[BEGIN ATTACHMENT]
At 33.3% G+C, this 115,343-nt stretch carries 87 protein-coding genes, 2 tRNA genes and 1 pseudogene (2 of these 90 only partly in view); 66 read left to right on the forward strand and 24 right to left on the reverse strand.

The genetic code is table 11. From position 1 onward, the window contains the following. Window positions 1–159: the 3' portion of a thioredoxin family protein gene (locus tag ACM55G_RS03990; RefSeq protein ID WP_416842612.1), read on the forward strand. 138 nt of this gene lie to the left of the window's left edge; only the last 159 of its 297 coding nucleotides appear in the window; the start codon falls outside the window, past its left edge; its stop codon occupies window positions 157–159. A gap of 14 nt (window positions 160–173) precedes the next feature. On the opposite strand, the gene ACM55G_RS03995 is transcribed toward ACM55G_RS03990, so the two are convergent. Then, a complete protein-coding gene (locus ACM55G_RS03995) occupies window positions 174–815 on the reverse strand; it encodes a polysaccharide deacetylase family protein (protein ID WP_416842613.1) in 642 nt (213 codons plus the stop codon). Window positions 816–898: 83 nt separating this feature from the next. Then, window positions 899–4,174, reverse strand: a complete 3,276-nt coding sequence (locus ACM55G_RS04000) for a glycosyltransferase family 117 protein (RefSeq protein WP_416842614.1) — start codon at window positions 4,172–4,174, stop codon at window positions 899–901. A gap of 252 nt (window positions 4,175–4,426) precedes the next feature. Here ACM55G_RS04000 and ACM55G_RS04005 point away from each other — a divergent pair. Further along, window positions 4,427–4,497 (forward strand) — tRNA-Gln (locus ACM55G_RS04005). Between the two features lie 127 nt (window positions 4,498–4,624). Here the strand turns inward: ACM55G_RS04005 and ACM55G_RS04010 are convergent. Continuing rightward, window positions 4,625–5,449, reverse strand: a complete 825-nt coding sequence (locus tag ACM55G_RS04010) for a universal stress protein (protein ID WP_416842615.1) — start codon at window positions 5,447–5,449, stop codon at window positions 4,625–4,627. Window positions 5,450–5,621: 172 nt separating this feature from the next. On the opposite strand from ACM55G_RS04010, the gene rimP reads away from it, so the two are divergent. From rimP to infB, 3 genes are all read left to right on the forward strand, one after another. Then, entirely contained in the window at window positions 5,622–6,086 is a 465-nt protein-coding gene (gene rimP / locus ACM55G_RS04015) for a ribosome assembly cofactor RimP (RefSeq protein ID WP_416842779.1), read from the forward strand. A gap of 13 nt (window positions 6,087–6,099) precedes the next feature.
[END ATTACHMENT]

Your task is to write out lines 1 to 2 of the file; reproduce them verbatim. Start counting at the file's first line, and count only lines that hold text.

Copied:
At 33.3% G+C, this 115,343-nt stretch carries 87 protein-coding genes, 2 tRNA genes and 1 pseudogene (2 of these 90 only partly in view); 66 read left to right on the forward strand and 24 right to left on the reverse strand.

The genetic code is table 11. From position 1 onward, the window contains the following. Window positions 1–159: the 3' portion of a thioredoxin family protein gene (locus tag ACM55G_RS03990; RefSeq protein ID WP_416842612.1), read on the forward strand. 138 nt of this gene lie to the left of the window's left edge; only the last 159 of its 297 coding nucleotides appear in the window; the start codon falls outside the window, past its left edge; its stop codon occupies window positions 157–159. A gap of 14 nt (window positions 160–173) precedes the next feature. On the opposite strand, the gene ACM55G_RS03995 is transcribed toward ACM55G_RS03990, so the two are convergent. Then, a complete protein-coding gene (locus ACM55G_RS03995) occupies window positions 174–815 on the reverse strand; it encodes a polysaccharide deacetylase family protein (protein ID WP_416842613.1) in 642 nt (213 codons plus the stop codon). Window positions 816–898: 83 nt separating this feature from the next. Then, window positions 899–4,174, reverse strand: a complete 3,276-nt coding sequence (locus ACM55G_RS04000) for a glycosyltransferase family 117 protein (RefSeq protein WP_416842614.1) — start codon at window positions 4,172–4,174, stop codon at window positions 899–901. A gap of 252 nt (window positions 4,175–4,426) precedes the next feature. Here ACM55G_RS04000 and ACM55G_RS04005 point away from each other — a divergent pair. Further along, window positions 4,427–4,497 (forward strand) — tRNA-Gln (locus ACM55G_RS04005). Between the two features lie 127 nt (window positions 4,498–4,624). Here the strand turns inward: ACM55G_RS04005 and ACM55G_RS04010 are convergent. Continuing rightward, window positions 4,625–5,449, reverse strand: a complete 825-nt coding sequence (locus tag ACM55G_RS04010) for a universal stress protein (protein ID WP_416842615.1) — start codon at window positions 5,447–5,449, stop codon at window positions 4,625–4,627. Window positions 5,450–5,621: 172 nt separating this feature from the next. On the opposite strand from ACM55G_RS04010, the gene rimP reads away from it, so the two are divergent. From rimP to infB, 3 genes are all read left to right on the forward strand, one after another. Then, entirely contained in the window at window positions 5,622–6,086 is a 465-nt protein-coding gene (gene rimP / locus ACM55G_RS04015) for a ribosome assembly cofactor RimP (RefSeq protein ID WP_416842779.1), read from the forward strand. A gap of 13 nt (window positions 6,087–6,099) precedes the next feature.